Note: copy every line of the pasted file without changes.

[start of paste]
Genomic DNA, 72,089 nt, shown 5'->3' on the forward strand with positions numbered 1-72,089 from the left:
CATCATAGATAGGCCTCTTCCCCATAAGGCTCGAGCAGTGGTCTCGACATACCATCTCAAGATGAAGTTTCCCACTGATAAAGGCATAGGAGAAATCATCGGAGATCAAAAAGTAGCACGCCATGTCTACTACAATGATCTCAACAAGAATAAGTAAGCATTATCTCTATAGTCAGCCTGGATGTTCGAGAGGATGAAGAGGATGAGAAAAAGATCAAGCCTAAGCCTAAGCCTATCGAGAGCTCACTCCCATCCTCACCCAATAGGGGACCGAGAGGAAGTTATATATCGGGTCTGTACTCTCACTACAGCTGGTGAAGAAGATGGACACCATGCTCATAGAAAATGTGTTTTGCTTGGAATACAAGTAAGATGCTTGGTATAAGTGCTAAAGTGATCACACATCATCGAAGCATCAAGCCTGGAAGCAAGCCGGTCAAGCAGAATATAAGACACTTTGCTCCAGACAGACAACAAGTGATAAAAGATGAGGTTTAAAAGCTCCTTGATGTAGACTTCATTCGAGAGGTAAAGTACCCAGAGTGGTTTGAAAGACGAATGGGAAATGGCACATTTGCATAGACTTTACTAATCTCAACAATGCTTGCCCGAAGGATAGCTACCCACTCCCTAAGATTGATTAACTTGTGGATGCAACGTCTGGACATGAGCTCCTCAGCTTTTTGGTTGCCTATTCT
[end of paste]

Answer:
Genomic DNA, 72,089 nt, shown 5'->3' on the forward strand with positions numbered 1-72,089 from the left:
CATCATAGATAGGCCTCTTCCCCATAAGGCTCGAGCAGTGGTCTCGACATACCATCTCAAGATGAAGTTTCCCACTGATAAAGGCATAGGAGAAATCATCGGAGATCAAAAAGTAGCACGCCATGTCTACTACAATGATCTCAACAAGAATAAGTAAGCATTATCTCTATAGTCAGCCTGGATGTTCGAGAGGATGAAGAGGATGAGAAAAAGATCAAGCCTAAGCCTAAGCCTATCGAGAGCTCACTCCCATCCTCACCCAATAGGGGACCGAGAGGAAGTTATATATCGGGTCTGTACTCTCACTACAGCTGGTGAAGAAGATGGACACCATGCTCATAGAAAATGTGTTTTGCTTGGAATACAAGTAAGATGCTTGGTATAAGTGCTAAAGTGATCACACATCATCGAAGCATCAAGCCTGGAAGCAAGCCGGTCAAGCAGAATATAAGACACTTTGCTCCAGACAGACAACAAGTGATAAAAGATGAGGTTTAAAAGCTCCTTGATGTAGACTTCATTCGAGAGGTAAAGTACCCAGAGTGGTTTGAAAGACGAATGGGAAATGGCACATTTGCATAGACTTTACTAATCTCAACAATGCTTGCCCGAAGGATAGCTACCCACTCCCTAAGATTGATTAACTTGTGGATGCAACGTCTGGACATGAGCTCCTCAGCTTTTTGGTTGCCTATTCT